Next, craft a discussion guide using clinical psychology and sociology techniques, like metaphor-elicitation. With this technique, you ask consumers to think about a topic (e.g., your brand) and select images that convey their feelings about it. Probe deeper by asking why each image is relevant to them. Then look for patterns in the responses and categorize them by theme, so you can draw conclusions from those themes.

Monitor customer service calls and live chat

Every opportunity to measure customer sentiment isn’t necessarily planned — or even online. When customers contact your call center to ask questions or complain about negative experiences, you should have a way to measure and track their feelings about your brand.

This tactic is similar to engaging with customers via social media. Both are organic, but with phone calls and live chat, your customer support reps have to be more intentional about collecting and organizing customer feedback.

For example, let’s say a customer calls your support number to complain about a missing tracking number. You can measure their sentiment by having a customer service rep manually summarize the interaction and make anecdotal notes in your CRM. This summary of the Voice of the Customer (VoC) can be put in a structured form or an unstructured comment box.

Use AI to conduct sentiment analysis

Sentiment analysis is a process that uses conversational AI, machine learning, and natural language processing (NLP) to analyze text data and detect sentiment patterns in an instant. Centralized sentiment analysis tools cast a wider net than other types of feedback. They can analyze sentiment across social media as well as review sites, forums, blogs, news articles, etc.

Sentiment analysis tools allow practitioners to classify sentences as positive, neutral, or negative. Komprehend demonstrates this in their demo by classifying the sentence The fit was spot on as a positive sentiment.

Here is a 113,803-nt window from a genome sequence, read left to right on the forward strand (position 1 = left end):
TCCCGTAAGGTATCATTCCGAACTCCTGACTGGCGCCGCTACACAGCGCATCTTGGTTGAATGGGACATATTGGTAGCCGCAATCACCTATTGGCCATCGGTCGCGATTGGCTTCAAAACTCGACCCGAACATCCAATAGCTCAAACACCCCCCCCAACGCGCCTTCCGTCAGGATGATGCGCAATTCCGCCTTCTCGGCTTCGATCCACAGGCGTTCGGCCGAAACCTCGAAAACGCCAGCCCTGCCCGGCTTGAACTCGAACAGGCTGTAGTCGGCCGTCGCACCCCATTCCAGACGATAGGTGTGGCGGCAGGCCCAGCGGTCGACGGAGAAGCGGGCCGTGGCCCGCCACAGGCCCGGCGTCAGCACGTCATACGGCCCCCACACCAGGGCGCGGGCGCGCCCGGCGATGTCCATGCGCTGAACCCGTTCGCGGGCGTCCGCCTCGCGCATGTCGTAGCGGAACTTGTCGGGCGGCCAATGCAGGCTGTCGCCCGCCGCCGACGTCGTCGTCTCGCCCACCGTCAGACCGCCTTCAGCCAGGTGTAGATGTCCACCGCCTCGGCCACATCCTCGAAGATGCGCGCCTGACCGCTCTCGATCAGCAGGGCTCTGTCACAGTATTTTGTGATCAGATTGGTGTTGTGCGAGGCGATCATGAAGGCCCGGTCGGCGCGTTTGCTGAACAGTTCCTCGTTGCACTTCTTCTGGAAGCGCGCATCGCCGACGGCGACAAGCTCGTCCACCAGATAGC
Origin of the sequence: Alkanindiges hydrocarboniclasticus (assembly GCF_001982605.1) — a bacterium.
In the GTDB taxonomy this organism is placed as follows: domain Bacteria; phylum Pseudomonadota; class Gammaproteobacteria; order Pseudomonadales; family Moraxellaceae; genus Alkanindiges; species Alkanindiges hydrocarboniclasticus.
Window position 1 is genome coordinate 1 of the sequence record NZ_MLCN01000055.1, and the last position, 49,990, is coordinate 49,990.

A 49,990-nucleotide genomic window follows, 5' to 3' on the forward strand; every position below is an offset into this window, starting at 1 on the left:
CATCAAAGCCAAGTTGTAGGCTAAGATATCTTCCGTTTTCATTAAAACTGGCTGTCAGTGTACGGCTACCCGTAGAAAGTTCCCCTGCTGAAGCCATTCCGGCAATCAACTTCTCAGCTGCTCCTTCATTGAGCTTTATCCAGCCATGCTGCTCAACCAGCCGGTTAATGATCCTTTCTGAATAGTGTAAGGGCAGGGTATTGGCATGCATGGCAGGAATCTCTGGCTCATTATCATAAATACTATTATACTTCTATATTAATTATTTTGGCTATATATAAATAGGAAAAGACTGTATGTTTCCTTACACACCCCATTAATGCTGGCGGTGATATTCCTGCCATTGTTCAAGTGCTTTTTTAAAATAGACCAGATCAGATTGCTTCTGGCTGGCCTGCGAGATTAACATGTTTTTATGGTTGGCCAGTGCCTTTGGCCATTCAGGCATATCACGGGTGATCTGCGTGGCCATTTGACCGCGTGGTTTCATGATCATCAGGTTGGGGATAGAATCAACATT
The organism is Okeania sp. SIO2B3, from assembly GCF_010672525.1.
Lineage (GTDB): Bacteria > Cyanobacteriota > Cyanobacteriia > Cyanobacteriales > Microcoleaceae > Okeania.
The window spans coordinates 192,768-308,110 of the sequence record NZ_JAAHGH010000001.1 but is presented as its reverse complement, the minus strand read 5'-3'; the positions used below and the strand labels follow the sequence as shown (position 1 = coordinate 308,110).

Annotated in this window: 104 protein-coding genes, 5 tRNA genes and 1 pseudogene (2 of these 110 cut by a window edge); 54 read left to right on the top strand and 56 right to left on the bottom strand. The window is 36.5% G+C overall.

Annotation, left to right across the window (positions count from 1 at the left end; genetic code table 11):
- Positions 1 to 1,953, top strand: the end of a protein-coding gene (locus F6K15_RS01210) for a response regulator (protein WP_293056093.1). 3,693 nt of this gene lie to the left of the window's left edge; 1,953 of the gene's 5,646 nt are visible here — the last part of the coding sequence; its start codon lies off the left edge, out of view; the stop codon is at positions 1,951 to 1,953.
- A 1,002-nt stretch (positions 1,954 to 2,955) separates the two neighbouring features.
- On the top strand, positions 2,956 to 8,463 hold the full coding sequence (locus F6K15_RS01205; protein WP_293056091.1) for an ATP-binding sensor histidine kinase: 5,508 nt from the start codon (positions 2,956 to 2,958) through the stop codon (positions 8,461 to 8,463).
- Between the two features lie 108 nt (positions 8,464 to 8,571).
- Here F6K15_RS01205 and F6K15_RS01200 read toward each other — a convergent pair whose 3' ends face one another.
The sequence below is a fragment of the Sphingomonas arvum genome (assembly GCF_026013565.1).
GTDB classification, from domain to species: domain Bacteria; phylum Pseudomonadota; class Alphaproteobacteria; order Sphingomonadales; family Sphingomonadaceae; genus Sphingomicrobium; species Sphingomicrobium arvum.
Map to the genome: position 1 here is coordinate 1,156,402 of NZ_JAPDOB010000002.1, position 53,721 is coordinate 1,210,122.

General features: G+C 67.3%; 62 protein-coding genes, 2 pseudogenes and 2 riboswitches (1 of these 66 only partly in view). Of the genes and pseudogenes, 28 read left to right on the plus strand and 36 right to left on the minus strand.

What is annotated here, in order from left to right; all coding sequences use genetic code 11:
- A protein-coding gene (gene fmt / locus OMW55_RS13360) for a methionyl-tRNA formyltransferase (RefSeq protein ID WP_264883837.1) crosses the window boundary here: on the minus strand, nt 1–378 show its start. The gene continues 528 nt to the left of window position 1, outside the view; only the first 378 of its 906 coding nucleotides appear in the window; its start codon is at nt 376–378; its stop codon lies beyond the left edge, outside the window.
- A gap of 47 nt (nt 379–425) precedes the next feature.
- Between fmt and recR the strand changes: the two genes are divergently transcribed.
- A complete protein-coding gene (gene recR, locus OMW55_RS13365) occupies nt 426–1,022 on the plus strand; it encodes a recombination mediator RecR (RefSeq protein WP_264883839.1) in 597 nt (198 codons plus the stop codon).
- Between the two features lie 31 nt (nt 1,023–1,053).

customer sentiment

AI models can recognize that spot on carries a similar sentiment as great or accurate. The algorithms are able to do this because they turn words into vectors, then demonstrate the relationship between those words as distances between points.

During his TEDx talk, Andy Kim illustrates the way this works. In his example, the words Lion and Cat are grouped together on a coordinate plane, and Ford and Honda are grouped together.

image.png

Sentiment analysis tools can detect emotions like happiness or frustration using keywords, their variations, and Contextual Semantic Search (CSS). They can also detect that phrases and synonyms like superior or very durable express good quality, and they use aspect-based classifiers to identify critical product issues like the phone’s battery life is too short.

You can buy a pre-built SaaS sentiment analysis tool, or you can try to build your own open-source solution (if you have an excellent team of data scientists and engineers).

Using reports to improve customer sentiment analysis

Measuring customer data isn’t useful unless it can be analyzed and used to drive operational and marketing strategies. Tracking customer sentiment is no different. There’s simply too much data to process manually. That’s why it’s important to convert customer sentiment data into digestible reports.

First, pool all your customer sentiment data into one spot, so you can analyze it in a low-effort, cost-effective way. Then segment your customer feedback with tags like location, product, and sentiment. Look for patterns and correlations in these tags and convert them into reports. This can help you figure out if customers like your pricing and packaging, what delights them the most about a certain product, and what’s causing the most problems.

Use your reports to create a visual chart or dashboard that shows overall sentiment, sentiment over time, and sentiment filtered by rating or by topic. For example, compare a selected date range to 12 months ago to get a year-over-year comparison of customer sentiment.

Cleaning technology company Kärcher was able to collect thousands of reviews about a new product across many different retails sites and analyze them in one central dashboard. By doing this, they learned that many customers misunderstand the purpose of the product and even how to use it. Kärcher was able to then use this information to adjust messaging and clarify the product’s intent.

Gain insights from authentic customer sentiment

Now that you know how to measure customer sentiment using reviews, social media feedback, and organic interactions, try our Insights and Reports tools to analyze it and make better business decisions.

Request a demo

More great content